Authorities in charge of The Gambia’s Tuberculosis Control Programme have said there has been a steady decline in the spread of the disease but warned that more corrective steps were needed for its total elimination.
They gave the observation on Tuesday at a day’s event marking World Tuberculosis Day at the TB Control office in Kanifing.
In his statement, the programme manager of National Leprosy and TB Control Programme, Mr Adama Jallow, said the overall aim of his office is to reduce TB prevalence by at least 2 percent a year. He said: “The overall aim is to reduce TB prevalence by at least 2 percent from the current 128 to 118 per 100, 000 population, with the objective of detecting at least 95% of all the TB patients within 2 weeks of onset of symptoms and achieve and sustain a treatment success rate of at least 95% from a baseline of 89% in 2014 for all new patients by 2017.
“The overall national prevalence of all forms of TB in The Gambia is 128/100, 000 population which is 3.8 times lower than the 490/100, 000 estimated in 2013 Global TB report and The defaulter rate decline from 14% in 2005 to 0% in 2014.”
Jallow went on to reveal that currently there are 38 TB diagnostic centres across the country, improving access to care and support, with digital X-Ray machine in Serekunda Hospital and Brikama TB Clinic and scaled-up TB diagnostic centres in both prison and military Barracks.
With all the above listed achievements, he said if they continue achieving high political commitment by the government and progressively maintaining a good programmatic and financial performance in the current GF grand, TB will be eradicated in the near future.
Reading the WHO regional director’s message on the World TB Day, Dr Charles Sagoe-Moses, WHO representative in The Gambia said every year, there is an estimated 9 million new TB cases worldwide. He stated that 3 million cases are either not diagnosed, not treated, or are diagnosed and not registered by national TB control programmes. He added: “Reaching, treating and curing all those with TB especially the vulnerable groups and communities is a critical part of the solution and we need to do more-including work across all sectors to prevent TB through poverty reduction and social protection and achieve universal health coverage.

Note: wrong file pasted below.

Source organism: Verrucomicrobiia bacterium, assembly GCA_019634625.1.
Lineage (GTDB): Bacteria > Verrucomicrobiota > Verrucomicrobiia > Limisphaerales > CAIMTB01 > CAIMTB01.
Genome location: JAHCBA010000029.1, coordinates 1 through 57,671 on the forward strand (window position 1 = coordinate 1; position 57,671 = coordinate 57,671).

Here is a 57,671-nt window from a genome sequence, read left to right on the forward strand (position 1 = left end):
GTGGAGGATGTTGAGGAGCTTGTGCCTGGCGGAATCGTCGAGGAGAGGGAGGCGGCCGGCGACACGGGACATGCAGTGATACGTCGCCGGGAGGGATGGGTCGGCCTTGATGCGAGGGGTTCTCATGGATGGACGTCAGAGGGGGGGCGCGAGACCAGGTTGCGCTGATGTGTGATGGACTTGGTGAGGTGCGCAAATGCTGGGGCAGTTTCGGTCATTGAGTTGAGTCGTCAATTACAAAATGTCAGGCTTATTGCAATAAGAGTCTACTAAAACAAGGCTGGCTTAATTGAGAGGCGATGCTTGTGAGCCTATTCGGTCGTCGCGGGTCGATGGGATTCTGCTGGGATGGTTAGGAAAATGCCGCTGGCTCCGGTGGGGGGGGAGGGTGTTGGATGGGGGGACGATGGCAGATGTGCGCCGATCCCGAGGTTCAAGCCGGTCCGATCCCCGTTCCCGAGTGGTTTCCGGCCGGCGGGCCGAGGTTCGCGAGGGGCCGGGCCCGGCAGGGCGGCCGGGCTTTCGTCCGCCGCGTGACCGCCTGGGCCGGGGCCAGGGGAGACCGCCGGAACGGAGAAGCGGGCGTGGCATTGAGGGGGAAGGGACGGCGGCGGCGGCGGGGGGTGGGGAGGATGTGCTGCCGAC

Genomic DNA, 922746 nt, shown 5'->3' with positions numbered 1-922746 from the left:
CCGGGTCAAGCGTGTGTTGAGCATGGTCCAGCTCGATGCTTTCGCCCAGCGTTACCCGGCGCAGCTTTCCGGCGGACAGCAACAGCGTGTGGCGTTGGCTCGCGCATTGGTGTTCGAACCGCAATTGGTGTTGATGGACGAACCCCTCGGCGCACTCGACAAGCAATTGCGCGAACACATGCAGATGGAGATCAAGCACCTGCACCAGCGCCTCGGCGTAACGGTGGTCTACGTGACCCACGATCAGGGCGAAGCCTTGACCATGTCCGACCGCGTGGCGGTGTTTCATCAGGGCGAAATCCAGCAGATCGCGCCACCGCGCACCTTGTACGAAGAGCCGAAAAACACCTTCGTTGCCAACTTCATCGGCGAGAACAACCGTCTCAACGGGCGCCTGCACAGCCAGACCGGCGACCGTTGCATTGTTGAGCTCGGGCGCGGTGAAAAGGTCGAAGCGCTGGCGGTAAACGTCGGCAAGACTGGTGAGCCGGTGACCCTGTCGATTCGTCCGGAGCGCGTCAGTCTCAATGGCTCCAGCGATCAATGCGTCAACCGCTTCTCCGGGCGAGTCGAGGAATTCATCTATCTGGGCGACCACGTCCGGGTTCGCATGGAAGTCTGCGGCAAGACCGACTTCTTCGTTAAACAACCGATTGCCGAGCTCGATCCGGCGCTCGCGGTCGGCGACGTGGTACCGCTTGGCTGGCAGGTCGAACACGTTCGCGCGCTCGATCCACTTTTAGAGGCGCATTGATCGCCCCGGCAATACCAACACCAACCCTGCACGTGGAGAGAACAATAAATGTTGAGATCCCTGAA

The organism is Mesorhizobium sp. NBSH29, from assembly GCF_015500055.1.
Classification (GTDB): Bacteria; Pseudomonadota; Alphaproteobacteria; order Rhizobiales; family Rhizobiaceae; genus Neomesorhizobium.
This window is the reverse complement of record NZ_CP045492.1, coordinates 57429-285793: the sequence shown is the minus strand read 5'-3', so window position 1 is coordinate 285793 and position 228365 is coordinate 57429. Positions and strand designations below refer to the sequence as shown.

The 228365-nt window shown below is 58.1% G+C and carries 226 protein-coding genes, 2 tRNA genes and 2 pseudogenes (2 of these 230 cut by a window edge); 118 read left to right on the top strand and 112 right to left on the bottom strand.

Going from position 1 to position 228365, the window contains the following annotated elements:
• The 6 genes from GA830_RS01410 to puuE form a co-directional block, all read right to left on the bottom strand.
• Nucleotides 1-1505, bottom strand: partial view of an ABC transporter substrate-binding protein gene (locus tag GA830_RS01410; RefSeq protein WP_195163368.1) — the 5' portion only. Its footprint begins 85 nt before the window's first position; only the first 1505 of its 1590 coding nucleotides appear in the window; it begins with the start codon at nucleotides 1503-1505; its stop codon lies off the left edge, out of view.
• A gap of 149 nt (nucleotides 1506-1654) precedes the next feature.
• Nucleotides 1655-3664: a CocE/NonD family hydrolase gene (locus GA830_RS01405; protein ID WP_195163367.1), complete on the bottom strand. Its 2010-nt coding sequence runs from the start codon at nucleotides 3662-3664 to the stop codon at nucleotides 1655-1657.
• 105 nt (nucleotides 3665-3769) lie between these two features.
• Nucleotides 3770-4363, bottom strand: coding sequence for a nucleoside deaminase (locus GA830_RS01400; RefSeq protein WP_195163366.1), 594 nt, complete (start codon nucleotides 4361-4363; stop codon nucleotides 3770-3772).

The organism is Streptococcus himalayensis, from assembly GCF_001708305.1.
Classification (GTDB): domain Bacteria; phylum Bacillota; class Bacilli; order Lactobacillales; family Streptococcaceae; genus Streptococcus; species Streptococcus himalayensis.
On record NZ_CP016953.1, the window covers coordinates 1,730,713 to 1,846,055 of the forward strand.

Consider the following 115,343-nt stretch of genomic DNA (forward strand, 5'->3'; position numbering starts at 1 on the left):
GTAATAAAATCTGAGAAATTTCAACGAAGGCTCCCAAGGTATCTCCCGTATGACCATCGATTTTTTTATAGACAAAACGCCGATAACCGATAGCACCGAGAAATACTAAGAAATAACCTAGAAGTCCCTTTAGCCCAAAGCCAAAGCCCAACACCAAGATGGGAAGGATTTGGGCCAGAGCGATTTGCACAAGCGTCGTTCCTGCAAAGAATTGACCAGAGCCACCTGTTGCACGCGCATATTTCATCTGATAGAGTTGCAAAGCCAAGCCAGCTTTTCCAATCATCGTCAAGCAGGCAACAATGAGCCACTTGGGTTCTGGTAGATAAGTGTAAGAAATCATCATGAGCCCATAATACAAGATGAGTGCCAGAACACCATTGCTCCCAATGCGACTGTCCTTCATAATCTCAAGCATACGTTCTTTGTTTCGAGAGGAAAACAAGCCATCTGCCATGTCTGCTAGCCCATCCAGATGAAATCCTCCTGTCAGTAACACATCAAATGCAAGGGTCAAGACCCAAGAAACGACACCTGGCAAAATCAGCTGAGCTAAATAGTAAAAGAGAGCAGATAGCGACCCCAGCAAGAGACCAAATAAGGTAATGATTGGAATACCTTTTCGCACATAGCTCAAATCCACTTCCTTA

“Vulnerable populations including children and women, people living with HIV, people with diabetes, refugees, miners and ex-miners, prisoners and drug users whose access to basic health care services may be limited. The poor are also at risk, especially homeless persons and individuals living in densely populated communities.”
In spite of this progress, Dr Moses said TB continues to be a major public health concern. He said the African region has the highest TB and TB/HIV co-infection rates in the world and the emerging of drug resistant TB and it relates diseases is yet to be adequately addressed. He noted that over the last 12 months, WHO estimated that TB was responsible for over half-a-million deaths in the region.
On his part, Dr Abdou Sillah, the research clinician, Childhood TB, MRC Fajara, said TB in children is a neglected topic worldwide as it is more difficult to diagnose and control. He said the programmes often put emphasis on adults, as they are seen to spread the TB bacilli in the communities. He added that every year around 70 000 children die from TB worldwide and half of a million are newly infected which means that they can become adults transmitting TB in the future.
He explained further: “Most children especially the very young acquire TB from an adult household member who is ill with active TB. Our intervention strategy therefore consists of establishing targeted household contact screening facilities in order to achieve objective such as setting up services for household contact tracing in the greater Banjul Area, to identify the percentages of exposed, infected and diseased children in those household and to place all children under 5 year old in the households on chemo prophylactic treatment among others.”